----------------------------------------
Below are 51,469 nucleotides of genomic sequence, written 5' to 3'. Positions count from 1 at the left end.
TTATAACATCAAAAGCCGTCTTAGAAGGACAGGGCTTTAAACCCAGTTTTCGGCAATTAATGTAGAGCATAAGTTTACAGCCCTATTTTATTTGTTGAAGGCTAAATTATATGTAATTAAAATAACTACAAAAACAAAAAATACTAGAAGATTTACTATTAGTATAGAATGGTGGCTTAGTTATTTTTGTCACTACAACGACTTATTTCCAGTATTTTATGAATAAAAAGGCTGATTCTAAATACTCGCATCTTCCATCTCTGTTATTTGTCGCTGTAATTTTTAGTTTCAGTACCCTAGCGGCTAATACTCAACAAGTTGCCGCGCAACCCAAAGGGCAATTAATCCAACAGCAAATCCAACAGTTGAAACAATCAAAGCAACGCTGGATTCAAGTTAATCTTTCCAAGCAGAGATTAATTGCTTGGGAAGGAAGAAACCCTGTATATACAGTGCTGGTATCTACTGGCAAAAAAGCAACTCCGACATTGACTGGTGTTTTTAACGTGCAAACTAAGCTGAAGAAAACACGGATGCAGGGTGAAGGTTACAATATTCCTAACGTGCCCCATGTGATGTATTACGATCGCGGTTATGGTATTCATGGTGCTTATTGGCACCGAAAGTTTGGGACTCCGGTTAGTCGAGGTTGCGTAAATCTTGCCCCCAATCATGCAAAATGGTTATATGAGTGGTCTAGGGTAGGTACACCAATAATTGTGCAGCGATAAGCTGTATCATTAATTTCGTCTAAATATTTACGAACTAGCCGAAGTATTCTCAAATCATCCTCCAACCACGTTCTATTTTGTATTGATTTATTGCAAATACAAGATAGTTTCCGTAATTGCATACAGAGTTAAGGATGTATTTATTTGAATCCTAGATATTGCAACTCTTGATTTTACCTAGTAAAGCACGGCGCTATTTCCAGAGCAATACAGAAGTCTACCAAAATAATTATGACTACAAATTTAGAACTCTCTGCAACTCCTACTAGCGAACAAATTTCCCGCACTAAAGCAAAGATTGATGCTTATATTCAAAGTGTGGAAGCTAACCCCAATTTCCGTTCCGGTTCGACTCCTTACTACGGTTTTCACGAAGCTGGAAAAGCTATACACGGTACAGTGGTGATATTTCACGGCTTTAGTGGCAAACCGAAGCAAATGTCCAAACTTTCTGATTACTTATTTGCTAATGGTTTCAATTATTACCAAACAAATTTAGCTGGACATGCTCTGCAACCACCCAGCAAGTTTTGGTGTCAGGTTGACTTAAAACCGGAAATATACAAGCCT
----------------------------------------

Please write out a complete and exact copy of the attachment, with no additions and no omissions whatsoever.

Below are 51,469 nucleotides of genomic sequence, written 5' to 3'. Positions count from 1 at the left end.
TTATAACATCAAAAGCCGTCTTAGAAGGACAGGGCTTTAAACCCAGTTTTCGGCAATTAATGTAGAGCATAAGTTTACAGCCCTATTTTATTTGTTGAAGGCTAAATTATATGTAATTAAAATAACTACAAAAACAAAAAATACTAGAAGATTTACTATTAGTATAGAATGGTGGCTTAGTTATTTTTGTCACTACAACGACTTATTTCCAGTATTTTATGAATAAAAAGGCTGATTCTAAATACTCGCATCTTCCATCTCTGTTATTTGTCGCTGTAATTTTTAGTTTCAGTACCCTAGCGGCTAATACTCAACAAGTTGCCGCGCAACCCAAAGGGCAATTAATCCAACAGCAAATCCAACAGTTGAAACAATCAAAGCAACGCTGGATTCAAGTTAATCTTTCCAAGCAGAGATTAATTGCTTGGGAAGGAAGAAACCCTGTATATACAGTGCTGGTATCTACTGGCAAAAAAGCAACTCCGACATTGACTGGTGTTTTTAACGTGCAAACTAAGCTGAAGAAAACACGGATGCAGGGTGAAGGTTACAATATTCCTAACGTGCCCCATGTGATGTATTACGATCGCGGTTATGGTATTCATGGTGCTTATTGGCACCGAAAGTTTGGGACTCCGGTTAGTCGAGGTTGCGTAAATCTTGCCCCCAATCATGCAAAATGGTTATATGAGTGGTCTAGGGTAGGTACACCAATAATTGTGCAGCGATAAGCTGTATCATTAATTTCGTCTAAATATTTACGAACTAGCCGAAGTATTCTCAAATCATCCTCCAACCACGTTCTATTTTGTATTGATTTATTGCAAATACAAGATAGTTTCCGTAATTGCATACAGAGTTAAGGATGTATTTATTTGAATCCTAGATATTGCAACTCTTGATTTTACCTAGTAAAGCACGGCGCTATTTCCAGAGCAATACAGAAGTCTACCAAAATAATTATGACTACAAATTTAGAACTCTCTGCAACTCCTACTAGCGAACAAATTTCCCGCACTAAAGCAAAGATTGATGCTTATATTCAAAGTGTGGAAGCTAACCCCAATTTCCGTTCCGGTTCGACTCCTTACTACGGTTTTCACGAAGCTGGAAAAGCTATACACGGTACAGTGGTGATATTTCACGGCTTTAGTGGCAAACCGAAGCAAATGTCCAAACTTTCTGATTACTTATTTGCTAATGGTTTCAATTATTACCAAACAAATTTAGCTGGACATGCTCTGCAACCACCCAGCAAGTTTTGGTGTCAGGTTGACTTAAAACCGGAAATATACAAGCCT